Practice Makes Perfect – But Don't Practice Mistakes
By Geoff Harris •
How to Sharpen Your Skills, Rather Than Reinforcing Bad Habits
You need to keep your photography muscles in good order, and nobody can really expect to take consistently good images if they only dust off their camera once or twice a year. Even experienced pros need some time to get warmed up at the beginning of a shoot, so thinking about photography in a similar way to exercise will often yield benefits.
As any athlete or sportsperson will tell you though, it's not just about the amount of practice per se, but the QUALITY of practice. With this in mind here are some tips to help you ensure that you are sharpening your skills, rather than reinforcing bad habits
1) Practice mindfully
When you are out with your camera, try to apply some of the principles of mindfulness, which is the new buzzword in popular psychology at the moment. Don't worry, you don't need to go all new age, it's simply about being totally 'there' in the moment that you are taking the picture and trying to not to let other distractions get in the way.
So, rather than just 'gunning and running', aim to take fewer pictures, but of a higher quality. Before you press the shutter button, be absolutely sure that everything in the viewfinder DESERVES to be there and isn't a distraction. Interrogate the elements in the picture to make sure they are all adding to the overall impact.
2) Viewpoint and framing
If you have problems with compositions – and it's not something that can be learned by rote, like the relationship between f numbers and shutter speeds – spend some time practicing framing. A good tip is to keep moving around and explore a subject from different vantage points, something which is obviously easier with static subjects, but should still be possible with a photographic model, for instance. Often just moving closer, or a few feet either side, can yield better compositions.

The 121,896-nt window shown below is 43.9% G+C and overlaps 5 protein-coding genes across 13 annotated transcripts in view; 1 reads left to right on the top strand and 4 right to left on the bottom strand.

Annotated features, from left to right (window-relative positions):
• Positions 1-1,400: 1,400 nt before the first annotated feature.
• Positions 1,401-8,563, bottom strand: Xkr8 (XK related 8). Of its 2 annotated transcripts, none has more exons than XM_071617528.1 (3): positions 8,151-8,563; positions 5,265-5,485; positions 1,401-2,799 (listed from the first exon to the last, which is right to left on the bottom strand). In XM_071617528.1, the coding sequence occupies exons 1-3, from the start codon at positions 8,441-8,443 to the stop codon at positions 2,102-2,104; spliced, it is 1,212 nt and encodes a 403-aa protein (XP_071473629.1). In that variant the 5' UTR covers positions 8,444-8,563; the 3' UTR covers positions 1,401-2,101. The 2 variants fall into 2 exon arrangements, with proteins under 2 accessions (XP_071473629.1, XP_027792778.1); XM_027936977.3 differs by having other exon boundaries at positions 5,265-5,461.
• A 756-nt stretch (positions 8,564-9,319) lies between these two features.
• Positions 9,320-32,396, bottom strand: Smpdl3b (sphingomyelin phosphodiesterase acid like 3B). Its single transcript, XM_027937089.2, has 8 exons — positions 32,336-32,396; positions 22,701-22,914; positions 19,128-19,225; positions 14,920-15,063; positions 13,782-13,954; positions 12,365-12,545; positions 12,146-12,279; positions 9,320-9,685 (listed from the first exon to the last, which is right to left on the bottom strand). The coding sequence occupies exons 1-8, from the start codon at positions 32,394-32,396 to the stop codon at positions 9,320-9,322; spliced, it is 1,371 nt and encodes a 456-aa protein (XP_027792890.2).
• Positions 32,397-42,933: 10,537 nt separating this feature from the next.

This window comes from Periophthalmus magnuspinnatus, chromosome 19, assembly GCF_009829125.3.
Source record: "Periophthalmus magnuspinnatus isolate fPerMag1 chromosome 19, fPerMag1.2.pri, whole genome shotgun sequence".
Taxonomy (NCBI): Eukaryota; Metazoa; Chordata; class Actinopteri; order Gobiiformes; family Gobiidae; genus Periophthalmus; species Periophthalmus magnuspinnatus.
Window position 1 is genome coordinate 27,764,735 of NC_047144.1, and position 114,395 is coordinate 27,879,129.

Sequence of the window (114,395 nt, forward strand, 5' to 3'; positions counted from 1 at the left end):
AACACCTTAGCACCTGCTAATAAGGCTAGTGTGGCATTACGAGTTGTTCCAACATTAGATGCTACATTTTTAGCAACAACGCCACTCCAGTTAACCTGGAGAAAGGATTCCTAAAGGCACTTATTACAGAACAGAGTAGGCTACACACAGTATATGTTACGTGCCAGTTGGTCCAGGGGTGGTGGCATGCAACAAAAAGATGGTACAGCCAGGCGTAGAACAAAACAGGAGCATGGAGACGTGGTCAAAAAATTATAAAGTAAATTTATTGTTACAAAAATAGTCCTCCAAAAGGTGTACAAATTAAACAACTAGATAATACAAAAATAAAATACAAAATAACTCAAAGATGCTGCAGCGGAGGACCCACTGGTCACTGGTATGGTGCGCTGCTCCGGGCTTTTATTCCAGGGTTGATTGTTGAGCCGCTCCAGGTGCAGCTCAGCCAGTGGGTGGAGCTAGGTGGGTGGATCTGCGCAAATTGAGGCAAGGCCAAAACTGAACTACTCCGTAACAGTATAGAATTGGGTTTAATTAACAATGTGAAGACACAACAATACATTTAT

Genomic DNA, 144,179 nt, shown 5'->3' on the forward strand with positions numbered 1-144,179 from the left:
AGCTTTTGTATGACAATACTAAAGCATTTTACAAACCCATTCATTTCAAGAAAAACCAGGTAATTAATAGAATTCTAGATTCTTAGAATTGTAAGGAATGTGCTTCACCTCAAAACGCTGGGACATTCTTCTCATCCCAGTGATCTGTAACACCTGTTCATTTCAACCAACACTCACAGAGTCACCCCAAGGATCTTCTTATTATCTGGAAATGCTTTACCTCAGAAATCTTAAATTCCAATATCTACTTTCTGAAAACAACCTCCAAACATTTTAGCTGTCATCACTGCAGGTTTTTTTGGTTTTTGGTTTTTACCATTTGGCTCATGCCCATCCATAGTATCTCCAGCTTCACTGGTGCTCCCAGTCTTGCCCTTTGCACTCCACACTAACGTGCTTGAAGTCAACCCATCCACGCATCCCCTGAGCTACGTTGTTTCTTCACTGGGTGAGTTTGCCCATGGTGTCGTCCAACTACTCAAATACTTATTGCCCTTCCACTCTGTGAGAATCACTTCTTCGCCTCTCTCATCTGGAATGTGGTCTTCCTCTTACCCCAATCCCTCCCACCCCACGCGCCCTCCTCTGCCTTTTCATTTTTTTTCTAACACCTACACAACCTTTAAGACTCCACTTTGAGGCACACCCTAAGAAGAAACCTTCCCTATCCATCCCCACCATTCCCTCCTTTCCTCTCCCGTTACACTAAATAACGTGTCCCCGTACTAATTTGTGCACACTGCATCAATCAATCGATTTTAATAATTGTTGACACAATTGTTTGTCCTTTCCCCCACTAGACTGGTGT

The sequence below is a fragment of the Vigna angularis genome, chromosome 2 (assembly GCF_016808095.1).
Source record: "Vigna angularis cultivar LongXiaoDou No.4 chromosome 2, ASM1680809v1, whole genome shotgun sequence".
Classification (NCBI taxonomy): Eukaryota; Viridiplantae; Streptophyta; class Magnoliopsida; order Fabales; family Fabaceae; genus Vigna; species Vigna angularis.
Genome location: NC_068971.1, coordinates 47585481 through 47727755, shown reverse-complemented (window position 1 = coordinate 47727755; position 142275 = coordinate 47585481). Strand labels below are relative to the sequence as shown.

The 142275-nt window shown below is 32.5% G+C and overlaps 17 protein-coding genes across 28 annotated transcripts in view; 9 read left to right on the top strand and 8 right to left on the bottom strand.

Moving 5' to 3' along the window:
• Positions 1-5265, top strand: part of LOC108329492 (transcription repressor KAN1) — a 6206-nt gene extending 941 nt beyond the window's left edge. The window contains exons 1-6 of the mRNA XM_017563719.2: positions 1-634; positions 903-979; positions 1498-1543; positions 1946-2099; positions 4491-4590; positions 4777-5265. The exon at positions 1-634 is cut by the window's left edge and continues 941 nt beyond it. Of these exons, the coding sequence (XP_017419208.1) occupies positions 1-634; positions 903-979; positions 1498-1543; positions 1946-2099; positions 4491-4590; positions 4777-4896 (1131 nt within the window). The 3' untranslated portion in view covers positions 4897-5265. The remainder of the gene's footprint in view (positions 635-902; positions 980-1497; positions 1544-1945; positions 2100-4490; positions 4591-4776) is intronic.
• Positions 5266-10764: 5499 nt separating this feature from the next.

3) Try new focussing techniques
If you are just sticking on default, 'auto' autofocus every time you go out, you are probably missing a trick and losing more shots to poor focus than you need to. While it's all very all having lots of AF points activated, the camera might get spoiled for choice and end up being not sure where to focus. Try selecting a single AF point for a static subject in a portrait (focussing carefully on the eyes) or switching to continuous/AI Servo autofocus for a moving object.
For landscapes, you can focus manually a third of the way into the scene, using Live View zoom on the rear screen to check the area is in focus. Use a tripod for stability and a narrower aperture, and the rest of the scene should be sharp too.
4) Look carefully at your exposure
If all your shots tend to be underexposed or overexposed, and you are having to do a lot of fixing in software, you have a problem with your exposure technique. Try using the camera's exposure compensation button (+/-) as a quick and easy way of lightening or darkening a scene, and look at the histogram (exposure chart) when you are checking the image on the rear LCD.
Don't think that underexposure is somehow 'better' than underexposure, as fixing it can often create lots of unwanted noise. In fact many photographers slightly OVER expose their image when shooting raw – don't blow out highlights though!
5) Don't just use the same lenses
Another way to push your photography forward is to try some new lenses. If you have only used zoom lenses, try a fixed length, prime lens – it forces you to get closer to your subject and the optical quality is usually higher. The wide apertures let in lots of light too.
Michael Freeman’s 8 Week Online Photography Foundation Course
Receive free updates by email including special offers and new courses.